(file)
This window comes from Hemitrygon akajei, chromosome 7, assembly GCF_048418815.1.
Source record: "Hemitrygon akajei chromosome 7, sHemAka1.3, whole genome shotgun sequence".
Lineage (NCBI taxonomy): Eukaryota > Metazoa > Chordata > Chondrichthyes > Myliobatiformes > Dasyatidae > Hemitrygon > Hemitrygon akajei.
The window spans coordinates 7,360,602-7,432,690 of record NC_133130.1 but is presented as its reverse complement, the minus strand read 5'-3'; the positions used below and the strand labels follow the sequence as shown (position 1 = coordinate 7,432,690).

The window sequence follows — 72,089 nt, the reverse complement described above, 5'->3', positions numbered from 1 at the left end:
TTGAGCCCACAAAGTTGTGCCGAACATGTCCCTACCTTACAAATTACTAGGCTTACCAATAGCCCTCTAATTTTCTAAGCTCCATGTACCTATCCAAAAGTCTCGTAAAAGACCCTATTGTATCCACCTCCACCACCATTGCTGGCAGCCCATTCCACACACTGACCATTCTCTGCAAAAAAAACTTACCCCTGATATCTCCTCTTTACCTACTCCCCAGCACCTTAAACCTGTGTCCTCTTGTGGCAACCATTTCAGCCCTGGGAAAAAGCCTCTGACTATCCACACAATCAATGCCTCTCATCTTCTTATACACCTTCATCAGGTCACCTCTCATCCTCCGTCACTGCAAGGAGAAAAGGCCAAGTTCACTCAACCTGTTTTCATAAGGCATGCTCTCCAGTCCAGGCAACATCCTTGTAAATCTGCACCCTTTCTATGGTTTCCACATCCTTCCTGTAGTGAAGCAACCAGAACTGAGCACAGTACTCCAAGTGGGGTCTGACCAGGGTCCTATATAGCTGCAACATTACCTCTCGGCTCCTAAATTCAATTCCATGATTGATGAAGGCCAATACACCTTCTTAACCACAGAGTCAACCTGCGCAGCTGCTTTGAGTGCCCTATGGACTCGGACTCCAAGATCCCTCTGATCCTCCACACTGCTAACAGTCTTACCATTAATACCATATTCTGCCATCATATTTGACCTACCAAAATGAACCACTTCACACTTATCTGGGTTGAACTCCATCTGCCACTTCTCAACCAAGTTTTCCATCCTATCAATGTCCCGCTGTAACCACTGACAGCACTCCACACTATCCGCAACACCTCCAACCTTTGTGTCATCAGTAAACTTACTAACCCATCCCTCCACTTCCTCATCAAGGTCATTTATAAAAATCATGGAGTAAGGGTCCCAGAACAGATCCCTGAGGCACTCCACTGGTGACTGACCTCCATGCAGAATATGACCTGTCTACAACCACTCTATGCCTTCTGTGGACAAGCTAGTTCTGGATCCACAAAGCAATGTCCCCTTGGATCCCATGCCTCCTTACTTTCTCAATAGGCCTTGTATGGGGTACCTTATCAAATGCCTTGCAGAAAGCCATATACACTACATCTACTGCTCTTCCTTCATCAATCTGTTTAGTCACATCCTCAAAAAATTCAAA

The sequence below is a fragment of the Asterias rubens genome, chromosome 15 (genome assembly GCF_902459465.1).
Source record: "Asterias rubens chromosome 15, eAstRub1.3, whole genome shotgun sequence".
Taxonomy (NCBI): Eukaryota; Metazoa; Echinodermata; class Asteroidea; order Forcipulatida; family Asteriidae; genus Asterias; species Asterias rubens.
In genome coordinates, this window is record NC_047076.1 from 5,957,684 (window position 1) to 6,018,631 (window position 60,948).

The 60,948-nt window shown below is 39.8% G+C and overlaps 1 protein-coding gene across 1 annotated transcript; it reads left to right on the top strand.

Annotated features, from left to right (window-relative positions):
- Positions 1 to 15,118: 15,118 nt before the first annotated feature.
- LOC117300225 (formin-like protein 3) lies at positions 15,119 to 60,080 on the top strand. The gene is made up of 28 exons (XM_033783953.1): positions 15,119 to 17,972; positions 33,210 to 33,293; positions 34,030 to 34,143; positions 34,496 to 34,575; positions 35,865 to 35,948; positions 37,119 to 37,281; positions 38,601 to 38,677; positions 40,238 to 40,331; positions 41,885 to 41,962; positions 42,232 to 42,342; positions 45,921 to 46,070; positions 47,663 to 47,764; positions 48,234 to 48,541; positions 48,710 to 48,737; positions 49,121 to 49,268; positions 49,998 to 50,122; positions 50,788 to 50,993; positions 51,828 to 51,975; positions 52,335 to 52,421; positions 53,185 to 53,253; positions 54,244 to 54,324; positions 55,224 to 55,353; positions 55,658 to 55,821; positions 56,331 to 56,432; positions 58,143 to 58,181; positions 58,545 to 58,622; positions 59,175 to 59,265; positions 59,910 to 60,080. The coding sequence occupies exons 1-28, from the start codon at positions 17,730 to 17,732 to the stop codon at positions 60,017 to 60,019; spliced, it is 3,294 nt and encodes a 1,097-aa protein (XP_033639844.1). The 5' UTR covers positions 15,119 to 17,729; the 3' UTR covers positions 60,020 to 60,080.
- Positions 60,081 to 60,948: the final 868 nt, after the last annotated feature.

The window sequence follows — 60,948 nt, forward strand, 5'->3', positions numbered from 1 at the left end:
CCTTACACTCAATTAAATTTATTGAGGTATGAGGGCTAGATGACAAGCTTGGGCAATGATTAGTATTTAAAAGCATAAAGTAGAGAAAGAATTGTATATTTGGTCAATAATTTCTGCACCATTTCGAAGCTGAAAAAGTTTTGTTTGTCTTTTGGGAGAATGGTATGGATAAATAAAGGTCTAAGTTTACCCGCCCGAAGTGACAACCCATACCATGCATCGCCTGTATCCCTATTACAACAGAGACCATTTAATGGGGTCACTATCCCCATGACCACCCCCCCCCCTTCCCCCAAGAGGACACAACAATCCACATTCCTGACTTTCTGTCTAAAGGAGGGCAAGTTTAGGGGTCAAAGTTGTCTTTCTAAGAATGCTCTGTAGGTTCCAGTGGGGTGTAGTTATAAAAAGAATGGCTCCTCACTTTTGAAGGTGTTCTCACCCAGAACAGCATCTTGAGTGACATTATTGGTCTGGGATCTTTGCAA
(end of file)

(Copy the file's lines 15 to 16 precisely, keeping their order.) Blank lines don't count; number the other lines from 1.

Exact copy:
- Positions 60,081 to 60,948: the final 868 nt, after the last annotated feature.

The window sequence follows — 60,948 nt, forward strand, 5'->3', positions numbered from 1 at the left end: